Chiefs shut down Henry, Titans game plan in AFC title game
KANSAS CITY, Mo. (AP) — The Tennessee Titans hoped to follow the same game plan against the Kansas City Chiefs that had carried them to playoff wins in Baltimore and New England, giving the ball to running back Derrick Henry as much as possible.
It was a bad sign that their bruising star never got a carry in the fourth quarter.
The Chiefs minimized the impact Henry had on the AFC championship game Sunday, holding him to a mere 7 yards after halftime, when Patrick Mahomes and Co. were capping off 28 consecutive points. The result was 35-24 victory that sent Kansas City to its first Super Bowl in 50 years and the Titans home after an incredible postseason ride.
“I feel like our backs were against the wall the whole season,” said Henry, who finished with 19 carries for 69 yards and a touchdown. “We kept on fighting and kept on believing in each other. I think it speaks volumes about the team we have. We just came up short.”
Indeed, the Titans were languishing around .500 when they beat the Chiefs in Week 10. They proceeded to lean heavily on Henry down the stretch, and they won nine of their next 12 games — and three straight — to reach their sixth AFL or AFC championship game and first since 2002.
Their route as a wild-card team took them to New England and Baltimore, yet they even managed to clear those hurdles with ease. They turned away Tom Brady in Foxborough and shut down Lamar Jackson and the rest of the Ravens.
They couldn’t pull off one more upset in Arrowhead Stadium, though.
They couldn’t finish off their first trip to the Super Bowl in two decades.
“I felt like we got off to the start that we wanted,” Titans coach Mike Vrabel said. “But I think when you play teams like this or teams that are as good as the Chiefs, as explosive as they are, we knew they were going to make a run.”
Henry carried three times on an opening drive that net Tennessee a field goal, then he capped their next drive by taking a direct snap and waltzing over the left side into the end zone. Henry added 29 yards rushing on their third drive, a churning 75-yard march that consumed more than 9 minutes and kept Kansas City’s potent offense off the field.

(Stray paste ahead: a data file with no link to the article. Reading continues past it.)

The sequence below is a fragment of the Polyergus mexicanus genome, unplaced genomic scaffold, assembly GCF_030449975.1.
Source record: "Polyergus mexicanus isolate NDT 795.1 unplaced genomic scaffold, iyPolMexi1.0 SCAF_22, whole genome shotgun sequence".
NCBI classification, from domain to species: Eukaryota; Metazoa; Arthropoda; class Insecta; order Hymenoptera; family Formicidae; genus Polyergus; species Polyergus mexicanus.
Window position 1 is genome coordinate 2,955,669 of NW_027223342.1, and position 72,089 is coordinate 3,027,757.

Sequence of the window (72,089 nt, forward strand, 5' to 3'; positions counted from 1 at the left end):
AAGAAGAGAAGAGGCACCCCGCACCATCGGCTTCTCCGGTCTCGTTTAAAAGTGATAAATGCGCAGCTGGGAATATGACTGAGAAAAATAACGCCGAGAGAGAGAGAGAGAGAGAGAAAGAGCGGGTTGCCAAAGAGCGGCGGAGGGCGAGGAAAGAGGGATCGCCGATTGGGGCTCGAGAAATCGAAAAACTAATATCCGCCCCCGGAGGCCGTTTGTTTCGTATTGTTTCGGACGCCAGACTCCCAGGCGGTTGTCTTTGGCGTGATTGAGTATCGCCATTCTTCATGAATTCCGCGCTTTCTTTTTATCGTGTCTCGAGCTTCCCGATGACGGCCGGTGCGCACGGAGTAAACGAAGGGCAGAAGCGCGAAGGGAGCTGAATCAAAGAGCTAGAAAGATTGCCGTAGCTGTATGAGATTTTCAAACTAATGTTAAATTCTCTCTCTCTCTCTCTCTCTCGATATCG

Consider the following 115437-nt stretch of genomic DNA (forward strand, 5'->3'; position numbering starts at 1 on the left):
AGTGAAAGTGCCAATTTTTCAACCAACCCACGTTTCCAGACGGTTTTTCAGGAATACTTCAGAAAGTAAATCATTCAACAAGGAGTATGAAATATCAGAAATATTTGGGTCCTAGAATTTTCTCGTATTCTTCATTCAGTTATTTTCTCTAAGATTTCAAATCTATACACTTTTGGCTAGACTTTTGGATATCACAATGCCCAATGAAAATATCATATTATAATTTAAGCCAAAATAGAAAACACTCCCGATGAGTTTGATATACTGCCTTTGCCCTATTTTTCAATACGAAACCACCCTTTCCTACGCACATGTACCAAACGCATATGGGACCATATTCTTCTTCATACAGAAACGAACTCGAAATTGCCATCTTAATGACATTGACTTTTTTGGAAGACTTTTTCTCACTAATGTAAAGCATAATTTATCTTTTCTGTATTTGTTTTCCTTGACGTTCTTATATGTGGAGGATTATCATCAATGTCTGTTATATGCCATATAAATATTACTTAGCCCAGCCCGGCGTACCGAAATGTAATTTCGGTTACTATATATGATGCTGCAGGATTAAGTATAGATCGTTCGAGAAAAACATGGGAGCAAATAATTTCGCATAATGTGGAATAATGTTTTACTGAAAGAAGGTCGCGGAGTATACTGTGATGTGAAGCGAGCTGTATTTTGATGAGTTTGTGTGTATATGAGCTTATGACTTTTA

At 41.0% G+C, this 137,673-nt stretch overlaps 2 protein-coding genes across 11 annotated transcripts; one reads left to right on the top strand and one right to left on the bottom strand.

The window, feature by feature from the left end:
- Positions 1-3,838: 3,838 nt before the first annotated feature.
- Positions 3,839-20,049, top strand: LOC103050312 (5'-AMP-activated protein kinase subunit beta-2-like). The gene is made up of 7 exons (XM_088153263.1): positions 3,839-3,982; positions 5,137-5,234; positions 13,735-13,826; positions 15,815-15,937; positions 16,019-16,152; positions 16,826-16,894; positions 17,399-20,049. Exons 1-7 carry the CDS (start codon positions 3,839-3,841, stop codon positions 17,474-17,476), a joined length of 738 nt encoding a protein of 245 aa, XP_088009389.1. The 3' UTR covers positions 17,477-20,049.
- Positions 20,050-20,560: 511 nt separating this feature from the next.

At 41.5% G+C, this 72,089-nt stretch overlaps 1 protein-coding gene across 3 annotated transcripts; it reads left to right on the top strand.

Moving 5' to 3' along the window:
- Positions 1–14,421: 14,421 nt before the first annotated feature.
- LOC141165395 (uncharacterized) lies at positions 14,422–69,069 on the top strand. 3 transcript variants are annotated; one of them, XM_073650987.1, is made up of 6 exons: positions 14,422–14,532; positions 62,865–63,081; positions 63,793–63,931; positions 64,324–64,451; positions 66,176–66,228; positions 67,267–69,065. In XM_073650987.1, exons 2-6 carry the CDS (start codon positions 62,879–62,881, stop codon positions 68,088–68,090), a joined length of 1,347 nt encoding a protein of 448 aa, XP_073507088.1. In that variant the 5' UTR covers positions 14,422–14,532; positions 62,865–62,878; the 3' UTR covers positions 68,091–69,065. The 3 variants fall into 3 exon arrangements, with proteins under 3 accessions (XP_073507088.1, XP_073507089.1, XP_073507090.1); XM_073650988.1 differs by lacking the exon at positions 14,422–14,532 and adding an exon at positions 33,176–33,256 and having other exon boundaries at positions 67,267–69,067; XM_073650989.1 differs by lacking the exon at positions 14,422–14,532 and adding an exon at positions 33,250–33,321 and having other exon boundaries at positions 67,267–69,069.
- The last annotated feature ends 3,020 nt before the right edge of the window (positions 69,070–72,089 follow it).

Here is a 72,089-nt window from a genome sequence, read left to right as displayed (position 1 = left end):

By the time big offensive lineman Dennis Kelly grabbed a touchdown pass, the Titans had taken a 17-7 lead and the raucous environment of Arrowhead Stadium — which was so energized a week ago, when Kansas City scored 41 straight points to rally past the Houston Texans — was about as quiet as a church on a Sunday afternoon.
That’s when the Chiefs caught fire.
And it’s when everything went downhill for Tennessee.
Mahomes finished a quick scoring drive with a touchdown pass to Tyreek Hill, starting a run of 28 consecutive points to rival their streak in the divisional round. Then, the Chiefs stuffed Henry twice on the following drive when the Titans seemed to be trying to get to halftime, getting the ball back at the 2-minute warning. And with 11 seconds left, their star quarterback tip-toed down the sideline for a 27-yard touchdown run that completely deflated the visitors.
“They were playing a little double-coverage, they were doubling everybody we covered, and it just opened up,” Mahomes said. “I just found a way to get into the end zone.”
Yes, the Titans managed to force a punt out of halftime, but they failed to move the ball and had to punt it right back. All the momentum swung to the Chiefs, who scored on their next two possessions to take a 35-17 lead in the fourth quarter, and that made Henry a non-factor as the Titans tried to mount a desperate comeback.
“He’s a heck of a player. He’s strong,” Chiefs coach Andy Reid said. “I’m proud of our guys. They were on a mission to take care of that. For them to be able to do that, my hat goes off to them — he’s a heck of a player, tough strong, fast, you can’t let him get a crack there because he’s either going to run you over or run past you.”
Now, the Chiefs are preparing for a two-week Super Bowl party 50 years in the making.
The Titans are left remembering a two-month dream.
“I’ll definitely shed a couple of tears,” Henry said, “just because I love me teammates. I love playing football, I love competing, and I love my teammates. Those guys helped me get through a lot.”
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